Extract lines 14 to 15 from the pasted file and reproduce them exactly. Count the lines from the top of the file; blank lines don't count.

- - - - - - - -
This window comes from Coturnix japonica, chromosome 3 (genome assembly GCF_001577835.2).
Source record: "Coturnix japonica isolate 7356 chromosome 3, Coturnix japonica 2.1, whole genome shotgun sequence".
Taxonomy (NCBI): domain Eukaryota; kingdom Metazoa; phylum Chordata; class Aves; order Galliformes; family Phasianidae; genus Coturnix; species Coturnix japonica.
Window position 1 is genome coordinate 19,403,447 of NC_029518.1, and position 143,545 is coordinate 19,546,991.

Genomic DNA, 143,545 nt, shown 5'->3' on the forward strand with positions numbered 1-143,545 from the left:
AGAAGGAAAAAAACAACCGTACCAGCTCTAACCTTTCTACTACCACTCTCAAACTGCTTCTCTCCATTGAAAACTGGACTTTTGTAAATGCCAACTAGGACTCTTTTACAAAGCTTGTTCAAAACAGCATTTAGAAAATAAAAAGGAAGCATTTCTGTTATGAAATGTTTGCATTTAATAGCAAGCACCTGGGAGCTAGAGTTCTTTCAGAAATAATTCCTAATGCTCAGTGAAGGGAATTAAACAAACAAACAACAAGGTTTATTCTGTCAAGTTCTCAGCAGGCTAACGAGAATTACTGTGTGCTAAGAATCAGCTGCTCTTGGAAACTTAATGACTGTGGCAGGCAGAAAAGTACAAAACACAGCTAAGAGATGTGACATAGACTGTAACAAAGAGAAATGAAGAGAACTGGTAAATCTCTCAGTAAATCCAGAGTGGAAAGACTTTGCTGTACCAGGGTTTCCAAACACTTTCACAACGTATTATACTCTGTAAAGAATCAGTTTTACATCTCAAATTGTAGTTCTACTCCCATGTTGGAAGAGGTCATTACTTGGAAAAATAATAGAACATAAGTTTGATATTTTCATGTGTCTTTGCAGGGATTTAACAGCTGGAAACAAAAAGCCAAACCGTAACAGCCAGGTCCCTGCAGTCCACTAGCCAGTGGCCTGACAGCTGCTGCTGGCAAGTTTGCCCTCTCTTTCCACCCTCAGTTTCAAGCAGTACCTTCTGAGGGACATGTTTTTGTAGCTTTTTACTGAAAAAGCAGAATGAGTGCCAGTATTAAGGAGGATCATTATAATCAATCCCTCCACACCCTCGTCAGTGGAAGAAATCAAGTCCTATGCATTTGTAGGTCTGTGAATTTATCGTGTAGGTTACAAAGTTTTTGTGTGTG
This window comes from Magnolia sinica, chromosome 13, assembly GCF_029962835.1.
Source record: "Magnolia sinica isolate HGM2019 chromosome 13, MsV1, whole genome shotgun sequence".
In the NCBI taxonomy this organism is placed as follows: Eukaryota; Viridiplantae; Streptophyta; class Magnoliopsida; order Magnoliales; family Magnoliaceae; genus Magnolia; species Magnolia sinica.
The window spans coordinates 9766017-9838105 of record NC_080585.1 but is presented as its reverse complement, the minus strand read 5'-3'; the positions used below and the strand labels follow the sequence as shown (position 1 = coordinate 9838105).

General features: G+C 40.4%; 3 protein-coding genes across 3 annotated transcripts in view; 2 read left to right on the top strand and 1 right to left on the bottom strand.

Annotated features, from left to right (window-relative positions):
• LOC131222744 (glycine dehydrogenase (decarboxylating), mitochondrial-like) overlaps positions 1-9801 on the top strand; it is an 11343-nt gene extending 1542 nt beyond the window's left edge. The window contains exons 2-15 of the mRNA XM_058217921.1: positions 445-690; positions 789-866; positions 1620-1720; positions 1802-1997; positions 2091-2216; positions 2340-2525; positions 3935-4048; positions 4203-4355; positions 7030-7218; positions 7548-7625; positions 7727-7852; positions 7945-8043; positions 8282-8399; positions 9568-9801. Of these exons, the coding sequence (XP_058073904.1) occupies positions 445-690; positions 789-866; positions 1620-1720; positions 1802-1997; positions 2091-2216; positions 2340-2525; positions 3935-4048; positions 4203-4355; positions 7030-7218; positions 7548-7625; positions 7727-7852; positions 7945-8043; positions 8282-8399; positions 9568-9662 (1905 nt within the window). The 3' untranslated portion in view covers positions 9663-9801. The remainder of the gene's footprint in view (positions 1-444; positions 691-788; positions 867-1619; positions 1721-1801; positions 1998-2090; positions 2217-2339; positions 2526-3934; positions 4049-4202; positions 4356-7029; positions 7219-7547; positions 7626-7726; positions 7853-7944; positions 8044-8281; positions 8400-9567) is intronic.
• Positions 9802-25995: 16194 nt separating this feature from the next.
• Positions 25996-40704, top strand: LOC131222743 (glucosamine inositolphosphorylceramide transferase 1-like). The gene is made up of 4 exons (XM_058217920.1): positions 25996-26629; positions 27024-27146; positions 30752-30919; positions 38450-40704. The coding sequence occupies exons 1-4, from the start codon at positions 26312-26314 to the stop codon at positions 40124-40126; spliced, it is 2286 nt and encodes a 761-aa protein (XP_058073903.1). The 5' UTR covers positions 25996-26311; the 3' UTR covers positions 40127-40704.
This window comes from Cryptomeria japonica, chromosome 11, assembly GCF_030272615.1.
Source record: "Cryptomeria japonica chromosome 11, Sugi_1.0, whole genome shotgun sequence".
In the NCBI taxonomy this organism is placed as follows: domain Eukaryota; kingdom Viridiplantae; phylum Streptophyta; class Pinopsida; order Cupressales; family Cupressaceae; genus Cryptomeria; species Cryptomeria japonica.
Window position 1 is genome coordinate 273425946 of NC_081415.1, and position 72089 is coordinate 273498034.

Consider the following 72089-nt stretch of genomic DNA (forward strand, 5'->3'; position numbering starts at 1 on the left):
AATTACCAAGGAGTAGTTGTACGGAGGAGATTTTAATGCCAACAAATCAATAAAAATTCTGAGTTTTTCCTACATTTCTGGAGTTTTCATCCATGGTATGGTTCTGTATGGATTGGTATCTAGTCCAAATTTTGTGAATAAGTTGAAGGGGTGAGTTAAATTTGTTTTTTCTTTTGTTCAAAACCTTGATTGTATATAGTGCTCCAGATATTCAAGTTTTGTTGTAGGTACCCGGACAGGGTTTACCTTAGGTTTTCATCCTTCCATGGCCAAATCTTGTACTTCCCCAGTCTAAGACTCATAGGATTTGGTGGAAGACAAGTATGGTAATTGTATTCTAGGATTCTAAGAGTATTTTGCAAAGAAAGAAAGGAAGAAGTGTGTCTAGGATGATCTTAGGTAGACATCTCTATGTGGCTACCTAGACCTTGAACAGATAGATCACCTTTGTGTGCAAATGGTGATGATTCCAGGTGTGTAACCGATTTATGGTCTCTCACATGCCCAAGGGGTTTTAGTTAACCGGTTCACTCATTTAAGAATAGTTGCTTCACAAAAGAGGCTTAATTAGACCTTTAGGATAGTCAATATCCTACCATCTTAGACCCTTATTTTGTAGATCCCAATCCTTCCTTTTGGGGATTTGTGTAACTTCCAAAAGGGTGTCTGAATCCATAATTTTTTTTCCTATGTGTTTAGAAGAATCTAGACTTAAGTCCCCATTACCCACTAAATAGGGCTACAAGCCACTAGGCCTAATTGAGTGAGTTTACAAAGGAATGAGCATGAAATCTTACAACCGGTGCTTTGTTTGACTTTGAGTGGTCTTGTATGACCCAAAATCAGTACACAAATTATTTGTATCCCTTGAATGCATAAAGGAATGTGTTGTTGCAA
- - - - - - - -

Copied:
• Positions 9802-25995: 16194 nt separating this feature from the next.
• Positions 25996-40704, top strand: LOC131222743 (glucosamine inositolphosphorylceramide transferase 1-like). The gene is made up of 4 exons (XM_058217920.1): positions 25996-26629; positions 27024-27146; positions 30752-30919; positions 38450-40704. The coding sequence occupies exons 1-4, from the start codon at positions 26312-26314 to the stop codon at positions 40124-40126; spliced, it is 2286 nt and encodes a 761-aa protein (XP_058073903.1). The 5' UTR covers positions 25996-26311; the 3' UTR covers positions 40127-40704.